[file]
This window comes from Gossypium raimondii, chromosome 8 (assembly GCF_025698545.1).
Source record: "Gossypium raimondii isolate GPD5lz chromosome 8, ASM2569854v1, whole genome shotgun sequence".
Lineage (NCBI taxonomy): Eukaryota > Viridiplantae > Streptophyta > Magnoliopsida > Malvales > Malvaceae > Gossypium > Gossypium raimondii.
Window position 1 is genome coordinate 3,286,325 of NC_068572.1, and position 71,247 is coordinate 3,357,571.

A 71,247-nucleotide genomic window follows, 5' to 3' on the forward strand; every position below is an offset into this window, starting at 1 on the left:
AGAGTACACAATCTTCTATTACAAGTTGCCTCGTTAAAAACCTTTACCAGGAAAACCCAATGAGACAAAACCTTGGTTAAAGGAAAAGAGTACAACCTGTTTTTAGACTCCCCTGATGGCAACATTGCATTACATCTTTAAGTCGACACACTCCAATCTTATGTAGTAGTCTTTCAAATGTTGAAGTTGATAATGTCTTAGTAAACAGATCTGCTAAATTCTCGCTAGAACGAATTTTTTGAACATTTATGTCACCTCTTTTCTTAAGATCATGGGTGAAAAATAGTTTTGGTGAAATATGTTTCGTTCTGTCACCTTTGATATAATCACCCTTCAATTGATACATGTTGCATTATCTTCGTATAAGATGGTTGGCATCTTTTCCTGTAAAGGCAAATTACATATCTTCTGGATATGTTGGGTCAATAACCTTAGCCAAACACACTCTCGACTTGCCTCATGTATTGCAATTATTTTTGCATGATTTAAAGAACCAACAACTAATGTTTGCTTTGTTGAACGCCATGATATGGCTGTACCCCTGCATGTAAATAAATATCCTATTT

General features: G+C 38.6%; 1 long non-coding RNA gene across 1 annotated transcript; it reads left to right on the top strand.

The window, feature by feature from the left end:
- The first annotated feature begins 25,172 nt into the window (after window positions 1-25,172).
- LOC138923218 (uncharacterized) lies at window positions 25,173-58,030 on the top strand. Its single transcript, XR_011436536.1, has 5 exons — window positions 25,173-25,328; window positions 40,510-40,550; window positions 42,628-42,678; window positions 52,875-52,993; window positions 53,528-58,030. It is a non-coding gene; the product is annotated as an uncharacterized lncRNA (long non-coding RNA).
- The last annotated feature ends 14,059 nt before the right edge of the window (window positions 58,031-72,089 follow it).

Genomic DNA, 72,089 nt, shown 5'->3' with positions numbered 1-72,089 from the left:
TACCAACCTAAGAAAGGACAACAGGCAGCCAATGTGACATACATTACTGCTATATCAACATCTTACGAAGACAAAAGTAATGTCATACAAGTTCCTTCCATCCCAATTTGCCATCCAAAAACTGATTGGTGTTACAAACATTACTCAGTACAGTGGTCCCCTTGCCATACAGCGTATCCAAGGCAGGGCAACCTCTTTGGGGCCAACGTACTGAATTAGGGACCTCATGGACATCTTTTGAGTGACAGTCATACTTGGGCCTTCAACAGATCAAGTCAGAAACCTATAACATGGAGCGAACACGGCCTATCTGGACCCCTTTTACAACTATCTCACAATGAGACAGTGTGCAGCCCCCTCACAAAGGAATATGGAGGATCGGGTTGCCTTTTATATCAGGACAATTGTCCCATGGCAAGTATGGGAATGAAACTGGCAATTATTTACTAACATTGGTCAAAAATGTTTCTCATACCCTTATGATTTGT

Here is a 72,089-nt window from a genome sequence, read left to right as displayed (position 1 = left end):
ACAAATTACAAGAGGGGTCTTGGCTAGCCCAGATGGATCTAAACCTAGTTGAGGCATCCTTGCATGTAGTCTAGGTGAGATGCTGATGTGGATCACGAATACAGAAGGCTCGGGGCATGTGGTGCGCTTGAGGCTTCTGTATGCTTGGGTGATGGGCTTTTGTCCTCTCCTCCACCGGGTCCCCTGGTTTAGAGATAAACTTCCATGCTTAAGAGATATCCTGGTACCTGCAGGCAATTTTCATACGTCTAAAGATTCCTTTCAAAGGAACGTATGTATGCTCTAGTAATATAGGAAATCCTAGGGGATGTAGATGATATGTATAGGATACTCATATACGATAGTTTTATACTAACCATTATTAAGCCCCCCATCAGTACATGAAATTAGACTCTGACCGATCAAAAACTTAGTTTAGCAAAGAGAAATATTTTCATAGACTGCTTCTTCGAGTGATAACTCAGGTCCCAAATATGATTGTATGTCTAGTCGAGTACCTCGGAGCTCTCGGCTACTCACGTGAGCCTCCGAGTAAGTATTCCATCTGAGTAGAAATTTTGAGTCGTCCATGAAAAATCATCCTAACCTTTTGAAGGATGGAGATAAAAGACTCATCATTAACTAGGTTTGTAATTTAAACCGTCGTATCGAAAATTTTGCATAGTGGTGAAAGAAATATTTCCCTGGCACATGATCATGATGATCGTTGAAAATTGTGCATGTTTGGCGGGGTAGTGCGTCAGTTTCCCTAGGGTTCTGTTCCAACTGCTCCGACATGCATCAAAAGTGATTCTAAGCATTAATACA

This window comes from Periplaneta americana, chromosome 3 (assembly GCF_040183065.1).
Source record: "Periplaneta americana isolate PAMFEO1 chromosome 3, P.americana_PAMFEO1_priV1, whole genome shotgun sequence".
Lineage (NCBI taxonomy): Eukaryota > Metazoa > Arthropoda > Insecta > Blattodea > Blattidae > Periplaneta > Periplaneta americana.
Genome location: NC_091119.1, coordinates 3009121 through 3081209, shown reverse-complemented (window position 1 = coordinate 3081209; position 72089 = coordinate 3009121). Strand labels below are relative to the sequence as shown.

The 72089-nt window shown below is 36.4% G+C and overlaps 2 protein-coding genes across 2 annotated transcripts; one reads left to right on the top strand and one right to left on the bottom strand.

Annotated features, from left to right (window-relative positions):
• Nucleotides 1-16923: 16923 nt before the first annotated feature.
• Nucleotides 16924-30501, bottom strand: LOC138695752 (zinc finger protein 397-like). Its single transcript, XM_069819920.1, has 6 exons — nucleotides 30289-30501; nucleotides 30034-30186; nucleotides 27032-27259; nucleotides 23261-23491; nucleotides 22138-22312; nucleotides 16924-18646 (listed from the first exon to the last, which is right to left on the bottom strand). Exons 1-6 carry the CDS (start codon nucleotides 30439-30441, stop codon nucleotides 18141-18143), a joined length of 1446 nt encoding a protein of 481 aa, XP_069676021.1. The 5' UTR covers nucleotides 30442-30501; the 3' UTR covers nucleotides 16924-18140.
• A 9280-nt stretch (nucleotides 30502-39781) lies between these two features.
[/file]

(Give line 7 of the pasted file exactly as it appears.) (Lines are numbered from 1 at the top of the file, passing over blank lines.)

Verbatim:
General features: G+C 38.6%; 1 long non-coding RNA gene across 1 annotated transcript; it reads left to right on the top strand.